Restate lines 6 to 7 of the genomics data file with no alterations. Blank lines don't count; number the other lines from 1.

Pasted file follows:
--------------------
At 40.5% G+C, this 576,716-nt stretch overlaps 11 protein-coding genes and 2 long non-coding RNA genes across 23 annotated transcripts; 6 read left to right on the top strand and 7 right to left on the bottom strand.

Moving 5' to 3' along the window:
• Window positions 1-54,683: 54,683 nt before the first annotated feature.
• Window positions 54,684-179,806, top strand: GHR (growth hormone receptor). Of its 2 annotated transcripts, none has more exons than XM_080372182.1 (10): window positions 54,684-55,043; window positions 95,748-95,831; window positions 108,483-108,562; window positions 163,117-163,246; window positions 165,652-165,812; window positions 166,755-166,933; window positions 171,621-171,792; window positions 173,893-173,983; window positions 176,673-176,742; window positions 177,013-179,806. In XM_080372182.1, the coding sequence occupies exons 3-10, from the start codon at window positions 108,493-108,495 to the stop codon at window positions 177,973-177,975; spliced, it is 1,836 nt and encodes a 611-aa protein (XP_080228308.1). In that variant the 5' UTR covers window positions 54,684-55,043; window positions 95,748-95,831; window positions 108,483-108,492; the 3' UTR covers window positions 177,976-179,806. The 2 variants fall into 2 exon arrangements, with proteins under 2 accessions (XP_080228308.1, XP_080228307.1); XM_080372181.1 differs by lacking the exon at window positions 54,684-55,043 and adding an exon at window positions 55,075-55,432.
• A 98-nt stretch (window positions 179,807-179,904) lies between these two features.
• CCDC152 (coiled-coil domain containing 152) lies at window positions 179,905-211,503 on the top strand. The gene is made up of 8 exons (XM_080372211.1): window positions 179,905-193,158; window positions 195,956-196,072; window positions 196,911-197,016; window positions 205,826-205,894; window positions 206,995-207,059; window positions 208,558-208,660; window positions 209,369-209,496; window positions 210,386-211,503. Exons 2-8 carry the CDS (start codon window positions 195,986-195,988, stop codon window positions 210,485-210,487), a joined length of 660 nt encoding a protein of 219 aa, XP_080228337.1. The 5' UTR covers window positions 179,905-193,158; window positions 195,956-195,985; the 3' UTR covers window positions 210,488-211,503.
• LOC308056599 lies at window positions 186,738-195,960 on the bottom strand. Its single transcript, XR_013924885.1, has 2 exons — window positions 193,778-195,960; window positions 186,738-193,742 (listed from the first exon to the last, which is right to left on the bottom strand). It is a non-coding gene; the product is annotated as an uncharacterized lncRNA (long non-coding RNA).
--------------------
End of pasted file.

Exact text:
• CCDC152 (coiled-coil domain containing 152) lies at window positions 179,905-211,503 on the top strand. The gene is made up of 8 exons (XM_080372211.1): window positions 179,905-193,158; window positions 195,956-196,072; window positions 196,911-197,016; window positions 205,826-205,894; window positions 206,995-207,059; window positions 208,558-208,660; window positions 209,369-209,496; window positions 210,386-211,503. Exons 2-8 carry the CDS (start codon window positions 195,986-195,988, stop codon window positions 210,485-210,487), a joined length of 660 nt encoding a protein of 219 aa, XP_080228337.1. The 5' UTR covers window positions 179,905-193,158; window positions 195,956-195,985; the 3' UTR covers window positions 210,488-211,503.
• LOC308056599 lies at window positions 186,738-195,960 on the bottom strand. Its single transcript, XR_013924885.1, has 2 exons — window positions 193,778-195,960; window positions 186,738-193,742 (listed from the first exon to the last, which is right to left on the bottom strand). It is a non-coding gene; the product is annotated as an uncharacterized lncRNA (long non-coding RNA).